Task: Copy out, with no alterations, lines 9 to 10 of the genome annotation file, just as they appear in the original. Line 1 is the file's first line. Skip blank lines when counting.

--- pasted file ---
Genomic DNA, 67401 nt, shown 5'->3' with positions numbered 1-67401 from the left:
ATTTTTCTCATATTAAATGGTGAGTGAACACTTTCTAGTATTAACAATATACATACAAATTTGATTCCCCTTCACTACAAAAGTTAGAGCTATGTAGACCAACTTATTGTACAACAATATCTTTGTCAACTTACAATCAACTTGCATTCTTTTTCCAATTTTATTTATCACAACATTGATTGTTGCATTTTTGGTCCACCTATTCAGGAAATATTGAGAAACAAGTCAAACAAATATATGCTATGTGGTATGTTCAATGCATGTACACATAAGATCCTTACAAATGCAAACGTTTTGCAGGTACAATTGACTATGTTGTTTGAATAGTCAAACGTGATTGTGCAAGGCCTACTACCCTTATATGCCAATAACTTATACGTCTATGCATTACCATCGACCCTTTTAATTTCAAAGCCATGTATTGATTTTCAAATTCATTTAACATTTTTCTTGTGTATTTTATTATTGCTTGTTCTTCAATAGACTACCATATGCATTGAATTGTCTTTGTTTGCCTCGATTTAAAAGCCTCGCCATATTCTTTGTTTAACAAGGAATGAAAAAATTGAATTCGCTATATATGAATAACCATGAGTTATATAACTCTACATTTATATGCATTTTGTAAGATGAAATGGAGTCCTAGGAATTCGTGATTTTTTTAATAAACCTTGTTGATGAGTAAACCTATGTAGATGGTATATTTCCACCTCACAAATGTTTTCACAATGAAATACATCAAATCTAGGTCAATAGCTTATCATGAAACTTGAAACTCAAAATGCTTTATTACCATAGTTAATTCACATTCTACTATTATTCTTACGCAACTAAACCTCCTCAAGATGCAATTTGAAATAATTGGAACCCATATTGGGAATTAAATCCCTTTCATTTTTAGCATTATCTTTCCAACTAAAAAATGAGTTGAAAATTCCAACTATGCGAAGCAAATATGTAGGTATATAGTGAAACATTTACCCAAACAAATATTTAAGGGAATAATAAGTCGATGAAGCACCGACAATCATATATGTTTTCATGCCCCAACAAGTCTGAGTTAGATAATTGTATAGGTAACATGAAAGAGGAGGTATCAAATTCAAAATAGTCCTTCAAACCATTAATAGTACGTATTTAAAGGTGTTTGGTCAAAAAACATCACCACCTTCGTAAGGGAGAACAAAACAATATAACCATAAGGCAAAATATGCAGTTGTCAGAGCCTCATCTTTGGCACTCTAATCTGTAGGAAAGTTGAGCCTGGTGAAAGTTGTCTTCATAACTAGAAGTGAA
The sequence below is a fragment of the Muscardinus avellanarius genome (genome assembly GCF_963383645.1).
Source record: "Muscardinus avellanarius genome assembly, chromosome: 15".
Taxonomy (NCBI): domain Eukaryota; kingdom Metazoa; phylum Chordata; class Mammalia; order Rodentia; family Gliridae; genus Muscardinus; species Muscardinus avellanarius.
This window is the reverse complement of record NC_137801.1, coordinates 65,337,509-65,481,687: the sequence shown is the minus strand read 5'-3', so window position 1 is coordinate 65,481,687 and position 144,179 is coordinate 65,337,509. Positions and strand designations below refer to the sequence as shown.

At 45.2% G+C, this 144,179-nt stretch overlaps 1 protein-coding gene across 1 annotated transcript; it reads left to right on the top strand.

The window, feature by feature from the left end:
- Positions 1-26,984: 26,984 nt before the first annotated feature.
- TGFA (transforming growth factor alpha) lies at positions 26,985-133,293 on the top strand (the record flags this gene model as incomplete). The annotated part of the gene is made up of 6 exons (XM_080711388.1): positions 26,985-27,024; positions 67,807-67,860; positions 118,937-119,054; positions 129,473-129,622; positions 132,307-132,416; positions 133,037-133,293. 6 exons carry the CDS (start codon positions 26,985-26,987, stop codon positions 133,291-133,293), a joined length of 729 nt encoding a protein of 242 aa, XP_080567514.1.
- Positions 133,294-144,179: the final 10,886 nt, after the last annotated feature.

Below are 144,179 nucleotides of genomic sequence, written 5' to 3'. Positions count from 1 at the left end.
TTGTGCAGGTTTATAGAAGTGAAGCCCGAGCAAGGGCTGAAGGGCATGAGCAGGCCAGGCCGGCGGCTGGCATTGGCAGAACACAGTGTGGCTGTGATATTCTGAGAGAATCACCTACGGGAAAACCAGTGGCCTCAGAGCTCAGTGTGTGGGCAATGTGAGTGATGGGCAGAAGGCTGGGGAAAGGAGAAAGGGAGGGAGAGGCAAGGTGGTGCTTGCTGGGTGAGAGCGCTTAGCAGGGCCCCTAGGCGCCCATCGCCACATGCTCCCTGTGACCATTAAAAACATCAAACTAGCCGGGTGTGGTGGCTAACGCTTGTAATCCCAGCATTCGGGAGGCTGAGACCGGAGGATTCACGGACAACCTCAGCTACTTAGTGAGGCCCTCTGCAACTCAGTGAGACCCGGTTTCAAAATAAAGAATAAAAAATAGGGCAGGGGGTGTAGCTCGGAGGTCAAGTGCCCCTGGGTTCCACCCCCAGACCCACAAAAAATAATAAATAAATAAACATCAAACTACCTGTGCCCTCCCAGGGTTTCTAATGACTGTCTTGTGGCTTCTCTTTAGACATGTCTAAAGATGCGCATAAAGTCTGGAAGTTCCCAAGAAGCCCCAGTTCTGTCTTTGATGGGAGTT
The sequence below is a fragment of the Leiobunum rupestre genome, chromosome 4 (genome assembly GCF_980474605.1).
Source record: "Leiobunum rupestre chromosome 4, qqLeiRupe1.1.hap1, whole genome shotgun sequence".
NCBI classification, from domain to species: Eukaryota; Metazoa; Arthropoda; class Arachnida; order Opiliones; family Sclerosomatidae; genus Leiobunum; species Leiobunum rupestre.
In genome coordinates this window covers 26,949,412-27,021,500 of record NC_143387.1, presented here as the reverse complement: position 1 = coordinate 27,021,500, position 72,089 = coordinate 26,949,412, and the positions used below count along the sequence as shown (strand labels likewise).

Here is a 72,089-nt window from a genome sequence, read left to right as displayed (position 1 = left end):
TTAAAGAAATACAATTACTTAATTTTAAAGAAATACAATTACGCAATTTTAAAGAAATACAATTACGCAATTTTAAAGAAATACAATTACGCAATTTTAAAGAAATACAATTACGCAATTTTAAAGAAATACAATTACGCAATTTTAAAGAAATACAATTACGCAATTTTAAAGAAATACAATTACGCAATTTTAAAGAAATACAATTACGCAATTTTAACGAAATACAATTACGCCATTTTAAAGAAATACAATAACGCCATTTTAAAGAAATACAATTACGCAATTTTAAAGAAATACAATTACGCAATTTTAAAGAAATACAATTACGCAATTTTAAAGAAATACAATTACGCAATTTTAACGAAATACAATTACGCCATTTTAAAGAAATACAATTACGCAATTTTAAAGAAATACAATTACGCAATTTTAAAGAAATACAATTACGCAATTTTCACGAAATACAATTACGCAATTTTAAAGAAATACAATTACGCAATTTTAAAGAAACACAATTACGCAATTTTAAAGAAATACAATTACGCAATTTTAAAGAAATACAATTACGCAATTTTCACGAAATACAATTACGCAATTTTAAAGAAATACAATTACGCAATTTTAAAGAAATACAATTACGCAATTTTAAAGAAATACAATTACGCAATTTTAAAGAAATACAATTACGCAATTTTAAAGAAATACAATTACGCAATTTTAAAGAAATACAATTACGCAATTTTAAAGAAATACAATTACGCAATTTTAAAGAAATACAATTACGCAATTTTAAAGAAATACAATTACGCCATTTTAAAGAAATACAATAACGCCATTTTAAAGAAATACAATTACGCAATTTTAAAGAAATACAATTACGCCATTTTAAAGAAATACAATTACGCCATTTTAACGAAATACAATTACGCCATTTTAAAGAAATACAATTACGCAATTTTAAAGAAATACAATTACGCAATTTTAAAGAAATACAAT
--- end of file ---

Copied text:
- Positions 1-26,984: 26,984 nt before the first annotated feature.
- TGFA (transforming growth factor alpha) lies at positions 26,985-133,293 on the top strand (the record flags this gene model as incomplete). The annotated part of the gene is made up of 6 exons (XM_080711388.1): positions 26,985-27,024; positions 67,807-67,860; positions 118,937-119,054; positions 129,473-129,622; positions 132,307-132,416; positions 133,037-133,293. 6 exons carry the CDS (start codon positions 26,985-26,987, stop codon positions 133,291-133,293), a joined length of 729 nt encoding a protein of 242 aa, XP_080567514.1.